TIPPECANOE COUNTY, Ind. (WLFI) - Tippecanoe County is leading the way for more High Tech Crime Units to be established across the state. A bill authored by District 40 State Representative Gregory Steuerwald is currently making its way through the Indiana Statehouse.
"It's a game changer, it solves crimes," said Tippecanoe County Prosecutor Patrick Harrington on the units. He testified at the statehouse on behalf of the new legislation.
"House Bill 1082 authorizes up to 10 regional high tech crime units through a local prosecutors office," he said. "I'm very proud that our prosecutors office was the first in Indiana and the third in the nation to have a prosecutor run High Tech Crimes Unit."
Right now, there are only four units in the state: Tippecanoe County, St. Joseph County, Indiana State Police and Indianapolis Metropolitan Police Department. Harrington said the only way Tippecanoe County was able to get their unit off the ground was because local law enforcement agencies agreed to collaborate and train officers to be on the unit.
The four HTCU's can also take requests from other jurisdictions to help in their cases. Harrington said the current units are inundated with requests, and some cases have dozens of cell phones, lap tops and other electronics to process.
Based on Tippecanoe County's budgeting over the past ten years of having a HTCU, the bill would create a state fund of $300,000 per regional unit per year. This would take the burden off smaller, less funded prosecutor's offices from having to come up with the money on their own to start a unit.
The plan moving forward is to link these units close to universities throughout the state, so students can get hands on experience. In St. Joseph County, any Notre Dame student that wants to get trained for the unit can do so. They also want to bring in other civilians to be trained. This would get law enforcement officers currently serving on the units back to their regular duties.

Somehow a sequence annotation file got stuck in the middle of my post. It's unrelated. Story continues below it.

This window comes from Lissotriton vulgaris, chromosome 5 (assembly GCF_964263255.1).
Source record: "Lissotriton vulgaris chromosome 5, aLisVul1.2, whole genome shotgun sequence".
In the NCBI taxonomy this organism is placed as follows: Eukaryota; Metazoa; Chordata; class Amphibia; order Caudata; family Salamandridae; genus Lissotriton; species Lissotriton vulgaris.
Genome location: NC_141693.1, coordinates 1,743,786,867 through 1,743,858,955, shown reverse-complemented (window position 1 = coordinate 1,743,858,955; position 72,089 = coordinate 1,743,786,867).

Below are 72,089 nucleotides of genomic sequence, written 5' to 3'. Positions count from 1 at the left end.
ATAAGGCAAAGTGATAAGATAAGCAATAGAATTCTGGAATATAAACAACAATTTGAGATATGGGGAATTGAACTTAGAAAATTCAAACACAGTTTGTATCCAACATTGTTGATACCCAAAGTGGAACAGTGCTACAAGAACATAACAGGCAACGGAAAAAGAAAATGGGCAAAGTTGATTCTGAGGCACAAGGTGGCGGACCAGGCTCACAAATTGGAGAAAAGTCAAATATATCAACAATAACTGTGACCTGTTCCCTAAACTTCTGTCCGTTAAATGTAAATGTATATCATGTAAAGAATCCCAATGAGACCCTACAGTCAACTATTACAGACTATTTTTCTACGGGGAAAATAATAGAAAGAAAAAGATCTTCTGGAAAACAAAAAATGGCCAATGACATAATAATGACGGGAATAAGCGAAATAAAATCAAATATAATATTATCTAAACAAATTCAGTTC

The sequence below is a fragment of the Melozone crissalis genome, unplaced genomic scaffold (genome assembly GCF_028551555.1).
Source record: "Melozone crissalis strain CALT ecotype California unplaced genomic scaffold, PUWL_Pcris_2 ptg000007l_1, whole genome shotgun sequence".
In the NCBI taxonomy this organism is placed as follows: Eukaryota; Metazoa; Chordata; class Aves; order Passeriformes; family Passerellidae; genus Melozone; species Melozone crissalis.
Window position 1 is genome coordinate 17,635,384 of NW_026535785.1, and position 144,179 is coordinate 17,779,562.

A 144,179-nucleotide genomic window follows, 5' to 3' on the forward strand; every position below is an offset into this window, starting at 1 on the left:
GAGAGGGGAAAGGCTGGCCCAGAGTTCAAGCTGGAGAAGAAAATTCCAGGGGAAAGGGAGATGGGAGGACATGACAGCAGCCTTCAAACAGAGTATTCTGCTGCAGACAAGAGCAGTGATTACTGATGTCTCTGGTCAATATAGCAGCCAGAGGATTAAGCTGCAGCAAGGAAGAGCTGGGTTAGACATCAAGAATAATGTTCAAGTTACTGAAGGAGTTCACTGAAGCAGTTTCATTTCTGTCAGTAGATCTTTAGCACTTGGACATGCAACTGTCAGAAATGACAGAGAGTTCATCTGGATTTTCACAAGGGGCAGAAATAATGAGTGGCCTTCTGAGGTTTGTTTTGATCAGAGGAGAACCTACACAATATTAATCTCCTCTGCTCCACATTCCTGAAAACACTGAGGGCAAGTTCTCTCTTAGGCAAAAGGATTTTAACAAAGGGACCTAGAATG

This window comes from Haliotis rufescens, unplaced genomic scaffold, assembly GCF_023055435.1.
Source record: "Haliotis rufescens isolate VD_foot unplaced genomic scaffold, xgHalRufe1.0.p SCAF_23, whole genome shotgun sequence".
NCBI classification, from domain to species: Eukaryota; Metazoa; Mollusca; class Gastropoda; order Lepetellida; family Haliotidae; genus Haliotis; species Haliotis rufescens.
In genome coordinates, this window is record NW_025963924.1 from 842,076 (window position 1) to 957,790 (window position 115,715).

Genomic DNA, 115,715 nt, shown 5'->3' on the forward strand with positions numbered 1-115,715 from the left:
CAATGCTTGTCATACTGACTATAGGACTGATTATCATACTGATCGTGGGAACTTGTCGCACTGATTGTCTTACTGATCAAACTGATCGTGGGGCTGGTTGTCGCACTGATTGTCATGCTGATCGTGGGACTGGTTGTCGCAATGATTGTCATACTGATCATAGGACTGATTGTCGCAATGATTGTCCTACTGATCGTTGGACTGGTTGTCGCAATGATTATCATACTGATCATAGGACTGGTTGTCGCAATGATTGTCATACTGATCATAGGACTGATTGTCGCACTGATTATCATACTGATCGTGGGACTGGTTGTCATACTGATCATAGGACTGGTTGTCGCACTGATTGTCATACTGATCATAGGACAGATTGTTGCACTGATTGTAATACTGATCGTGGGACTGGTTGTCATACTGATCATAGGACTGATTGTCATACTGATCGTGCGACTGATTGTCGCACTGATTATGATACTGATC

"This model is a win-win for both law enforcement, prosecutors offices and the educational system," said Harrington.
Sheriff Bob Goldsmith said TCSO was previously involved with our local HTCU, but now they have shifted to Purdue students and civilians. He said the units helps in a wide range of crimes.
"It's been useful in homicides, burglaries, child molestation cases," he said. "It's something I'd encourage every community to have."
People trained with the units are able to take electronic devices and process them for evidence in a crime, from cell phones to laptops to building security cameras and even police body cameras. Evidence they are looking for includes GPS location, texts, app usage, voice mails and phone calls. The HTCU can only take devices to search with consent of the owner or through a search warrant.
"We've solved murders with no witnesses, we've solved murders with no weapon recovered," he said. "It shows who did the crime but just as important, it exonerates people."
In several local cases, when Patrick Elliott took his murder case to trial, the key piece of evidence was found by the HTCU. Elliott had audio recorded the moment he murdered his wife in 2017. The HTCU was also able to track his whereabouts after the 911 call, which included a local funeral home. He is currently serving a 75 year sentence for his crime.
In Yariel Butler's hit-and-run murder case in 2018, the prosecution was able to use video surveillance of her leaving her job in Frankfort. They tracked her location as she drove up U.S. 52, placing her at the scene of the crime as she hit and killed two people. She is currently serving a seven year sentence for her crime.
Harrington said this bill will create a more fair justice system.
"To seek the truth, obtain the evidence, to be transparent to the public and be able to show what our decisions are based upon," he said.
The bill passed unanimously out of the House Courts and Criminal Code Committee last week. It will go to the House Ways and Means Committee next.